BMI in the Trois-Rivières study: Child–adult and child–parent relationships
Article first published online: 27 FEB 2003
Copyright © 2003 Wiley-Liss, Inc.
American Journal of Human Biology
Volume 15, Issue 2, pages 187–191, March/April 2003
How to Cite
Trudeau, F., Shephard, R. J., Bouchard, S. and Laurencelle, L. (2003), BMI in the Trois-Rivières study: Child–adult and child–parent relationships. Am. J. Hum. Biol., 15: 187–191. doi: 10.1002/ajhb.10131
- Issue published online: 27 FEB 2003
- Article first published online: 27 FEB 2003
- Manuscript Accepted: 23 OCT 2002
- Manuscript Revised: 30 SEP 2002
- Manuscript Received: 28 MAY 2002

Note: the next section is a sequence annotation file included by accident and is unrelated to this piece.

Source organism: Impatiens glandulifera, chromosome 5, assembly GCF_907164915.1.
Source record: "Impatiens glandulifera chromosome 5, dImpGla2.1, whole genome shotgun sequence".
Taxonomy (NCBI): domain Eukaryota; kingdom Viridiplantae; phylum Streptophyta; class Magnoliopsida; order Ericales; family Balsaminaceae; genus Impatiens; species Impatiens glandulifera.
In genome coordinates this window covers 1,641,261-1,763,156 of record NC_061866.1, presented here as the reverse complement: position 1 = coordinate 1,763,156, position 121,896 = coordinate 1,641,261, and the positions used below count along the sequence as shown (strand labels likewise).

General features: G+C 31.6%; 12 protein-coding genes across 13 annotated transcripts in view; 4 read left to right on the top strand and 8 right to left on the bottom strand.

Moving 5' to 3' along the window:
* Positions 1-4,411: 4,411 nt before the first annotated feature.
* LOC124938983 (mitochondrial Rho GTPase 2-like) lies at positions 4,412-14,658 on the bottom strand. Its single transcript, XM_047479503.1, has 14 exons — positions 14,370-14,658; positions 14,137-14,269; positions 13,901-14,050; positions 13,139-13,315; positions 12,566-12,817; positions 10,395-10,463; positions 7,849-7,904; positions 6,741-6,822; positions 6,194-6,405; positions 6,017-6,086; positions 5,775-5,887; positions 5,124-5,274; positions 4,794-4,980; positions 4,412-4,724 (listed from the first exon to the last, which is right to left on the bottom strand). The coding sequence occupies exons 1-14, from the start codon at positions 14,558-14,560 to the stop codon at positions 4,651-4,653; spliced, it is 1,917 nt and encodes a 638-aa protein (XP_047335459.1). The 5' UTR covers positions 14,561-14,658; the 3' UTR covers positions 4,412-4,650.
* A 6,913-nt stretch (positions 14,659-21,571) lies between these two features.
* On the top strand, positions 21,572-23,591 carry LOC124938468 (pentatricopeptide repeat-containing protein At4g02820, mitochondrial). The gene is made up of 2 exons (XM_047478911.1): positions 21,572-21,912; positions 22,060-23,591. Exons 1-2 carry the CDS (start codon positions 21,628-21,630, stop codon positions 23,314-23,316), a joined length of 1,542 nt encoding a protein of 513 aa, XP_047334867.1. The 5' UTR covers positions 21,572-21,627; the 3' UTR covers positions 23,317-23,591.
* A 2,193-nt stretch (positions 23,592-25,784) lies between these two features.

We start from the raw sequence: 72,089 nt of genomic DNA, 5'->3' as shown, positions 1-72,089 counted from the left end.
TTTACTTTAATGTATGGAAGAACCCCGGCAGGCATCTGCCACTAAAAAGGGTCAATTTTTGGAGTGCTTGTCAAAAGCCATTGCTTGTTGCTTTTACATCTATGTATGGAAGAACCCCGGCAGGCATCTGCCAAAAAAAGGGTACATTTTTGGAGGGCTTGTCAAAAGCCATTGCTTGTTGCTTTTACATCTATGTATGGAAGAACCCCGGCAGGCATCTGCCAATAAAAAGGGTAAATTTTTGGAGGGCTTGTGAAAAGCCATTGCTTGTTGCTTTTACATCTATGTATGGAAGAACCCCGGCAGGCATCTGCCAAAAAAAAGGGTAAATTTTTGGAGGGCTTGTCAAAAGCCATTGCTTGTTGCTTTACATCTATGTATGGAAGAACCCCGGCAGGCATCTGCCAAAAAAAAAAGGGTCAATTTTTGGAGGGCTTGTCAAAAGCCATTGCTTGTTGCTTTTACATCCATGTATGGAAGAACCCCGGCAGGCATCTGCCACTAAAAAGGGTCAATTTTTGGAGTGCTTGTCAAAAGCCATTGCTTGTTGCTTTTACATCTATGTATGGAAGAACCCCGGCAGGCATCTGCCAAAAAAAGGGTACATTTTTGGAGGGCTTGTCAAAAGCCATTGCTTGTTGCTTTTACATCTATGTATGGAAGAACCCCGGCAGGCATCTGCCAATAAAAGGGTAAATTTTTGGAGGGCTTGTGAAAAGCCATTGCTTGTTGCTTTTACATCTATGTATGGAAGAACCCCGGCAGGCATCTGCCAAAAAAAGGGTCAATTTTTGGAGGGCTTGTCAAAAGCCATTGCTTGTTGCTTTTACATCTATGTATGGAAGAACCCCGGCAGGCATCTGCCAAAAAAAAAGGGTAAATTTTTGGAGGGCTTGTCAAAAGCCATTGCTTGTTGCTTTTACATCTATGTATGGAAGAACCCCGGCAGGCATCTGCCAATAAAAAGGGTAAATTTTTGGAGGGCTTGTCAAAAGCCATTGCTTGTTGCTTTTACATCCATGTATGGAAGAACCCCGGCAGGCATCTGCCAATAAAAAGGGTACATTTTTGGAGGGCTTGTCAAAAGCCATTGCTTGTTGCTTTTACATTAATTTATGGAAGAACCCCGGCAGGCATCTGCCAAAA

This study evaluated intraindividual child–adult and interindividual child–parent relationships of body mass index (BMI) using data from the Trois-Rivières semilongitudinal study of growth and development. Intraindividual correlations between age 12 and 35 years were substantial (r2 = 36% of variance in women, 30% of variance in men). Interindividual child–parent correlations for mothers and fathers age 36.6 ± 0.4 and 39.5 ± 0.4 years, respectively, were very low to low for daughters age 12 years (r = 0.09, NS and 0.34, P < 0.001 vs. father and mother, respectively) but all very low for sons age 12 years (r = 0.07, NS and 0.16, NS vs. father and mother, respectively). A multiple regression analysis predicted adult BMI from the individual's BMI at 10, 11, 12 years plus the maternal and paternal BMIs as calculated from self-reported heights and weights. The BMI at age 12 years was a better predictor of adult BMI than the parental BMI in both men and women (P < 0.001) and multivariate analysis revealed that this index at age 12 years was the sole significant predictor of adult BMI for both men and women. The results from our study do not support the hypothesis that parental BMI is a stronger predictor of adult BMI than childhood BMI. However, useful information for the prediction and prevention of adult overweight can be obtained from the BMI at age 12 years. Our results suggest that environmental influences may be the major factor in the present obesity epidemic. Am. J. Hum. Biol. 15:187–191, 2003. © 2003 Wiley-Liss, Inc.